A hot-air balloon is basically a giant, hot-air-filled bill-board that can be moved from place to place as needed/people complain about the hate-filled slogans on it.

As Confucius once said:  No one ever went broke appealing to the lowest common denominator!

Stupid inspirational posters

IMG_0799[1]

Stupid inspirational posters for morons

The thing about hot-air balloons is they are majestic when they float through the air. Even if you think they are stupid or boring you’d have to admit that.  The thing about majestic things is they often inspire morons to spout loo-paper philosophy; attaching some hackneyed truism to a particular image in an attempt to give it a weight of significance far greater than it actually has.

We’ve all seen the posters in cheap hotels or recruitment company offices with stupid slogans about success, motivation or achievement juxtaposed with pictures of dolphins, or eagles, or sunrises, or…hot air-balloons floating over scenic horizons.

That hot-air balloon picture is owned by someone. That someone could be you.

*Actual balloon rides, not the sexual position

**Not actually true

***The sexual position, not actual balloon rides

How to computers

Cat Lime

Awww…

In my lifetime,  I have been given conflicting predictions for, assurances about, and visions of the future involving, computers.

In the 1980s, as a child, I was taught that in the future computers would do cool things like ‘be holograms’ and send faxes.  we were led to believe the next step were robots; both malevolent and violent robots,  and sassy, irreverent ones.  As children we imagined them talking in cute, tinny electrical voices; offering friendship and having their cheekiness be the a catalyst for adventures.  Either that or killing everyone.

By the 1990s the dream had flattened, narrowed, and focused on the practical. Computers and the tube that linked most of them together (which Al Gore had named the internet,) would be useful, but only to do mundane things like ‘typing’, ‘help you shop’ and ‘act as a pornography delivery agent in lieu of a VHS cassette’.

By 2006 the future of the computer was seen as bleak.  In 2007 the US Treasury prophetically declared that computers were ‘pointless’ and would all soon be obsolete.

US Treasury

The US Treasury Building, 147 years before the prophetic 2007 announcement

Now, in this the Year of Our Lord Two Thousand and Thirteen, we have seen that the 2007 proclamation has largely come to pass.  Computers have been surpassed in their once idolised position as the ‘thing of the future’ by DVDs, big televisions, iPhones and serious developments in fabric technology that has made wearing jackets fun for children.

As we all know, with the cold twenty-twenty vision of hindsight, computers have their purpose but that purpose is limited.  Don’t, however, take your computer and throw it in the face of the next person to knock at your door. That would be senselessly violent and there are still five things you can use a computer for:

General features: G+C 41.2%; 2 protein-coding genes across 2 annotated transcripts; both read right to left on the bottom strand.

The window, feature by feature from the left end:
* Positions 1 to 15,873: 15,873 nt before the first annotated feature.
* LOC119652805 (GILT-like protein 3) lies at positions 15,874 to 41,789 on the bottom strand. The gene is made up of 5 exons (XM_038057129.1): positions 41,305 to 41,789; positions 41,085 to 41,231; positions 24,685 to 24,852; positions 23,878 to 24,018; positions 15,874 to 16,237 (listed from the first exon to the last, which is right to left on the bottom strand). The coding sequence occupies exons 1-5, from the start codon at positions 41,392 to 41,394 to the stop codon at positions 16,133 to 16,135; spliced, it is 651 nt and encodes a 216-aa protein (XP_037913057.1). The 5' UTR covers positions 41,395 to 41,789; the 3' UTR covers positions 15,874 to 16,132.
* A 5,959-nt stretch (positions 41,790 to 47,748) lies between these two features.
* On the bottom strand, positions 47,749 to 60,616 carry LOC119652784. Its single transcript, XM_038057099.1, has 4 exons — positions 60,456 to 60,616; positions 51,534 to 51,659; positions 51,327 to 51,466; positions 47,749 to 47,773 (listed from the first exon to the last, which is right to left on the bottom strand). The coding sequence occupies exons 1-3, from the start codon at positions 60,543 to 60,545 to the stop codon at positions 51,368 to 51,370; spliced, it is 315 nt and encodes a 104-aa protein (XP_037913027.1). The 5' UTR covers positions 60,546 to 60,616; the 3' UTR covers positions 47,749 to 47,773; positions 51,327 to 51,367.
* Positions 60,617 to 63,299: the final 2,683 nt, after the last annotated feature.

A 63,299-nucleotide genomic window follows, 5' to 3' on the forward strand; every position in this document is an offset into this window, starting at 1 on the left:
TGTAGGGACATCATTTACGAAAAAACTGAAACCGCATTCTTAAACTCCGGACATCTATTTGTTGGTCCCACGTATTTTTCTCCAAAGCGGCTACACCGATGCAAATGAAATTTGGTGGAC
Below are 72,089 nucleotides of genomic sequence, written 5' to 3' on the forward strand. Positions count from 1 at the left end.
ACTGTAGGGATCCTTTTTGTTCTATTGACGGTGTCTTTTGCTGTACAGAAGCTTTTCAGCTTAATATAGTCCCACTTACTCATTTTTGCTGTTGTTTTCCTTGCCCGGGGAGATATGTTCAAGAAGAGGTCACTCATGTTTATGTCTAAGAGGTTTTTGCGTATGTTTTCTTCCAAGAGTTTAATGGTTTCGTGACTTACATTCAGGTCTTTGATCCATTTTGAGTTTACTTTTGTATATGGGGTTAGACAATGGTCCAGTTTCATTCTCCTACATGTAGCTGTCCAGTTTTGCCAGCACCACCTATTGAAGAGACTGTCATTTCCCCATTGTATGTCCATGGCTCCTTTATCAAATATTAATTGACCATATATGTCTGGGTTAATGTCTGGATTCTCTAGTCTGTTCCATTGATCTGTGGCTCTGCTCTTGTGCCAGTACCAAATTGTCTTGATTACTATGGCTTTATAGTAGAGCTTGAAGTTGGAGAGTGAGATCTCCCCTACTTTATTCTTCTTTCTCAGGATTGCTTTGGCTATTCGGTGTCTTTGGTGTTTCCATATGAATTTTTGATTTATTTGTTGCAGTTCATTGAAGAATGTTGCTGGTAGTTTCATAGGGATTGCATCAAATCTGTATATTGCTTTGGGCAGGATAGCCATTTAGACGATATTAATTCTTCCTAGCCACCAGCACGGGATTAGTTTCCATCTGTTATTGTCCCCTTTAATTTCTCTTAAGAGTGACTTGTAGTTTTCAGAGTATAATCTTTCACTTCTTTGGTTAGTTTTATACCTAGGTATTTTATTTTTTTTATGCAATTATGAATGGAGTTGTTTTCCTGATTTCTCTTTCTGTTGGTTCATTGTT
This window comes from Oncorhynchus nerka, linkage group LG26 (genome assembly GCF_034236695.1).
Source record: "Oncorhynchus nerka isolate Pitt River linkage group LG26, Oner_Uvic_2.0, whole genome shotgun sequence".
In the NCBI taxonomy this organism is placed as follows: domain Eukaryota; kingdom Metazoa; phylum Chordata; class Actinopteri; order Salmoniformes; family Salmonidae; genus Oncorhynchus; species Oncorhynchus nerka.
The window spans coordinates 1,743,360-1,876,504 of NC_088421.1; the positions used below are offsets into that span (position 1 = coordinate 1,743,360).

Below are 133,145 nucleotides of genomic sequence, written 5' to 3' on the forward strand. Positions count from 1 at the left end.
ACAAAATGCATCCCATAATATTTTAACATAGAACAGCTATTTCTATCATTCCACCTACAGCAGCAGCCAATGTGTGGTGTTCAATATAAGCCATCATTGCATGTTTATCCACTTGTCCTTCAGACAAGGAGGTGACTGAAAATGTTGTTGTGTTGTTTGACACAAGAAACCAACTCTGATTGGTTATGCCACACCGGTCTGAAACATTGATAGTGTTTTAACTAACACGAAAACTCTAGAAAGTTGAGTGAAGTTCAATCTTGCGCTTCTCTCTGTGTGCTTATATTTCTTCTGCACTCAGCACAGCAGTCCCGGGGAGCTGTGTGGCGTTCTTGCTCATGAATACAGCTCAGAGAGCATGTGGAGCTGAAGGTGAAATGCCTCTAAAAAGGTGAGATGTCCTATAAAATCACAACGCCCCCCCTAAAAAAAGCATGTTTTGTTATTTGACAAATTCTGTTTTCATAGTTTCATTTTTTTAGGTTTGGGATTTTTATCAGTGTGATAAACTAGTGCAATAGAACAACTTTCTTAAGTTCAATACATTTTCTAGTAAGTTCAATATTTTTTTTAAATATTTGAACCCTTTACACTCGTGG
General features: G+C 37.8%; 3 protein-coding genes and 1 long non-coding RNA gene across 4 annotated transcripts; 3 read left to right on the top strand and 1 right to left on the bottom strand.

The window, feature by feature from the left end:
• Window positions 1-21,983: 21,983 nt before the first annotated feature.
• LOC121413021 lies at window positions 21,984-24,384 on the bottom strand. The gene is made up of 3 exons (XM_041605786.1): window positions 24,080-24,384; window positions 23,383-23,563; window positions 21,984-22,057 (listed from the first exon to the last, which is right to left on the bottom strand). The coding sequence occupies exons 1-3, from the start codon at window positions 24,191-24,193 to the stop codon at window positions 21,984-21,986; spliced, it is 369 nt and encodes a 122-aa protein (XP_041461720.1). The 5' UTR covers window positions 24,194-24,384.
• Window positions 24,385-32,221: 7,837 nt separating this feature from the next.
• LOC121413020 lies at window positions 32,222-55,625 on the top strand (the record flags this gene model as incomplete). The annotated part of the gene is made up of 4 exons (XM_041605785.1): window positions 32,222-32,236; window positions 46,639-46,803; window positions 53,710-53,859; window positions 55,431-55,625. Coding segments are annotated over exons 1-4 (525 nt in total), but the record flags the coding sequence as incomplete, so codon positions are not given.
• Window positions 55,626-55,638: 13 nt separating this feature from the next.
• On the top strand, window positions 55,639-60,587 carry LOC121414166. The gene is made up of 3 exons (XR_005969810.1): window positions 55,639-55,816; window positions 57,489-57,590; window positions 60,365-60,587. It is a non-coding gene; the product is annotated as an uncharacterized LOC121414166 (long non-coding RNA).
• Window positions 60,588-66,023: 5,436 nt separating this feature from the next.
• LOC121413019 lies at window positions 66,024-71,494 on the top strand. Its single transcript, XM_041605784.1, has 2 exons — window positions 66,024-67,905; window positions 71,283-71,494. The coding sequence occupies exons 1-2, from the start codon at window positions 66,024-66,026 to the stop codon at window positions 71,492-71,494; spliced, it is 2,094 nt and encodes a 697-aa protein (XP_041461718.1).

Social media.

Social media is a trendy word for Facebook and Twitter and texts and stuff. If you are ever actually talking about it, in any technical sense, you call each type of social media by its actual name.  Like you say, “To look at my photos on Facebook first you need to add me as a friend on Facebook because I locked down my Facebook profile to stop that creep Claudius perving at them.”

If, however, you are really proud of the fact you know how to use Facebook and Twitter, you call it ‘social media.’ Say you are going for a job, and you want to tell people that you know how to use Facebook or Twitter or Friendster, you don’t say “I’m good at Facebook, and Twitter, and a bit Friendster” you say “I’m a social media guru” or, even better, “I’m a social media mogul.”

Note, ‘mogul’ in this case doesn’t mean you own a social media company.  If you did, you wouldn’t be applying for a job would you.  No, it just means you know how to use social media.

Toaster-oven

My CV actually lists my interest in toaster-ovens and my excitement about the new opportunities developing in the industry.

The same way if you can work a toaster-oven you always list that as a skill when applying for employment.

Cats

The internet is actually now mainly cats.  No-one knows why this is, or when it changed from being a pornography transfer system to being an archive of cute cat pictures, but I am going to say 8 February, 2002.

There is pretty much no limit to the different breeds, colours and amusing cat facial expressions represented on the internet, and because the internet is often accessed through computers it makes the computer a comprehensive archive of cat pictures.